This post was originally published at Novelicious.com and is now at WritingTipsOasis.com. WritingTipsOasis.com acquired Novelicious.com in June 2022.
Reviewed by Jennifer Joyce
Ruth and Michael are renovating their dilapidated house by the sea, which they have purchased to turn into a guesthouse and raise a family in. While fixing one of the rooms, they make the grim discovery of a body, buried in a trunk over a hundred years ago. The body is of a young baby, its legs fused together and resembling a mermaid’s tail. Back in 1860, Reverend Alexander Ferguson lived in the house by the sea, spending his free time studying the local legends of mermaids and Selkies – or seal men. After discovering the child’s bones, Ruth is determined to discover all she can about the Reverend and the baby that was buried beneath his house.
I have mixed feelings towards Secrets of the Sea House. I was intrigued by the blurb and it started off well, catching my attention with the discovery of the bones, and I was eager to discover the identity of the child and how she ended up buried in the trunk. However, I felt the middle of the book dragged and my attention waned. I still wanted to discover the secrets contained within the house and its residents, but I lacked any urgency until the last 40 or so pages when the pace picked up again.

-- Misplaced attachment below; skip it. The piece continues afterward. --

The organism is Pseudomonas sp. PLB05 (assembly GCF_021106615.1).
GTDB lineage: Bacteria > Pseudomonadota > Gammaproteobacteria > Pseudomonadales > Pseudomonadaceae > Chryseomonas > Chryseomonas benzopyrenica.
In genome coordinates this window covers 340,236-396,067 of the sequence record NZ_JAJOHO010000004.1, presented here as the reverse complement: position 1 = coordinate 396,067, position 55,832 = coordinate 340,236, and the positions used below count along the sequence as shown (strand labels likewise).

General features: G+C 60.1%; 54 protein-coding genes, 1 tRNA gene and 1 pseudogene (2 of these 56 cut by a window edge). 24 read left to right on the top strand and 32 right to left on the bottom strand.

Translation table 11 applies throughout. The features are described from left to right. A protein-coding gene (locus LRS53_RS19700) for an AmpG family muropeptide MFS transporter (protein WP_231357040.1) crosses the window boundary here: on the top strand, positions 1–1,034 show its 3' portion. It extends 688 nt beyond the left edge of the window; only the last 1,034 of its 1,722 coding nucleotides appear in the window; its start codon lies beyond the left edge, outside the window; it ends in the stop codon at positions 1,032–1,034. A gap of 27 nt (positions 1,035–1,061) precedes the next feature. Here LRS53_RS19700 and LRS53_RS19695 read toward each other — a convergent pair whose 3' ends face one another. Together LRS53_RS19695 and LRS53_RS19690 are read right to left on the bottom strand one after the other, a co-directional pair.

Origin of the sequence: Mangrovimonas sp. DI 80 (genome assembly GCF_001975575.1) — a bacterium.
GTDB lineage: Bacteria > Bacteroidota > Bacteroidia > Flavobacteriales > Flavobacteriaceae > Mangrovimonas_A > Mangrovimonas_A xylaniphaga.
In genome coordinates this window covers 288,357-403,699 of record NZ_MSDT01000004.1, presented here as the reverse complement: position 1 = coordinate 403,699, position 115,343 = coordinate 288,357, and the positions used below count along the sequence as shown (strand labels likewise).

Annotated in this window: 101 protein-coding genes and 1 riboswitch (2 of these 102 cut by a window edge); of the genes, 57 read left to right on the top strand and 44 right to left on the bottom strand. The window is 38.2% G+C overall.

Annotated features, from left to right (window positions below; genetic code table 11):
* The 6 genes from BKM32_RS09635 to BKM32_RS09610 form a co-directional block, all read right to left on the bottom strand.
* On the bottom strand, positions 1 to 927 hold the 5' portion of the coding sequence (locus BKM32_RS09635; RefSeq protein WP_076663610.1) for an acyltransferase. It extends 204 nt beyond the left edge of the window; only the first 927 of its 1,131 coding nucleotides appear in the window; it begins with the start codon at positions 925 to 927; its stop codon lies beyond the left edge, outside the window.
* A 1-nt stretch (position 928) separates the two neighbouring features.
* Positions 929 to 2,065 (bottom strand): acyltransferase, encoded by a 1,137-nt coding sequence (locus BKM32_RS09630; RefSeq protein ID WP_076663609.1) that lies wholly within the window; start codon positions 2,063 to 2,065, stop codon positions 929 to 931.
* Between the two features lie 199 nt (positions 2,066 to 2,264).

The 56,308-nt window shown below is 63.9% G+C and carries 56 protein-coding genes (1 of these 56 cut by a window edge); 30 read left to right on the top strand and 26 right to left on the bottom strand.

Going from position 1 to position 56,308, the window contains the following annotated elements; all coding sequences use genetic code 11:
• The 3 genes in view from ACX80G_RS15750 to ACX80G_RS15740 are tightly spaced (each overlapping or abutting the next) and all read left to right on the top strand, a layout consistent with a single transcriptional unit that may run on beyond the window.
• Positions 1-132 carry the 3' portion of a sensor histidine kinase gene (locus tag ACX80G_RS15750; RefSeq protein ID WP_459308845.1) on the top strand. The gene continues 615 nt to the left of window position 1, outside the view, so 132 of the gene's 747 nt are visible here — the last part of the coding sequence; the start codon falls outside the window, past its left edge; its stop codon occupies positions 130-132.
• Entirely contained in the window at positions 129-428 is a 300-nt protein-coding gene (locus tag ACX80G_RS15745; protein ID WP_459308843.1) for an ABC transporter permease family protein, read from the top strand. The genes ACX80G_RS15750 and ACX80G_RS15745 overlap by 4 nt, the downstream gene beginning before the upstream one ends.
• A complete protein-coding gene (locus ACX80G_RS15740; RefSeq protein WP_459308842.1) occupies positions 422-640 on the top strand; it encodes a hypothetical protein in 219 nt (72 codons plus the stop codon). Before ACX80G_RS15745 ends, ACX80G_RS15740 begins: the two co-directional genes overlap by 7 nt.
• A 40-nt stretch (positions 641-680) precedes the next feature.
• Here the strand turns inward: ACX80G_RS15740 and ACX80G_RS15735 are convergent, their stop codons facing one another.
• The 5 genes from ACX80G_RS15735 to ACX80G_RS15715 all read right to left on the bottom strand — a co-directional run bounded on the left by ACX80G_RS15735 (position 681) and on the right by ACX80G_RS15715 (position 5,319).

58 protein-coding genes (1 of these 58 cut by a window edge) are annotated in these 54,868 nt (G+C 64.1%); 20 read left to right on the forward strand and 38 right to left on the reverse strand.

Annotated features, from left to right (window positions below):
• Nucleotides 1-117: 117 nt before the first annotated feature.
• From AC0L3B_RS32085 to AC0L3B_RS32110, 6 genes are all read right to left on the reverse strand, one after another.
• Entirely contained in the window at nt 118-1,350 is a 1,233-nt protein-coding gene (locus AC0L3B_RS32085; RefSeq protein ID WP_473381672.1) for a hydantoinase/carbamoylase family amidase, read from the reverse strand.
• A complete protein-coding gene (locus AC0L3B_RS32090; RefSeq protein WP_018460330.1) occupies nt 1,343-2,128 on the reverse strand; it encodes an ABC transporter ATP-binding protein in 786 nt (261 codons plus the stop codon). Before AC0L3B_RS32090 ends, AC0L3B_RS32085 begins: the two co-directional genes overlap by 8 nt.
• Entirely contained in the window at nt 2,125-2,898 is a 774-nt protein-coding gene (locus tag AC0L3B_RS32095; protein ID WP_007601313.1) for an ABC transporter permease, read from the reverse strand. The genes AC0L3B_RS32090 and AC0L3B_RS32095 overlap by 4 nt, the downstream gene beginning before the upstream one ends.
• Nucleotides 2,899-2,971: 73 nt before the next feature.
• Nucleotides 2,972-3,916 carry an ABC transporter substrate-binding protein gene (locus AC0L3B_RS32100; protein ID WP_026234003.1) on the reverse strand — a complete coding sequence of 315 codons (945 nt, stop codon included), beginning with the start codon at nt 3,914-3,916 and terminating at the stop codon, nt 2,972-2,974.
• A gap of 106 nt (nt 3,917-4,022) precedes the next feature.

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Ruth also has a past, which she must learn to overcome before she can fully understand who she is. My favourite character from the book was Moira. She’d had quite a harsh childhood before being taken under Alexander’s wing, which had made her into a quite a toughened young woman, but she also had a soft heart. Some of her thoughts are a little dark, but understandable, and her actions often made me smile.
Overall, I thought the stories were enjoyable and cleverly woven together, but the pace in the middle was a bit of a problem for me.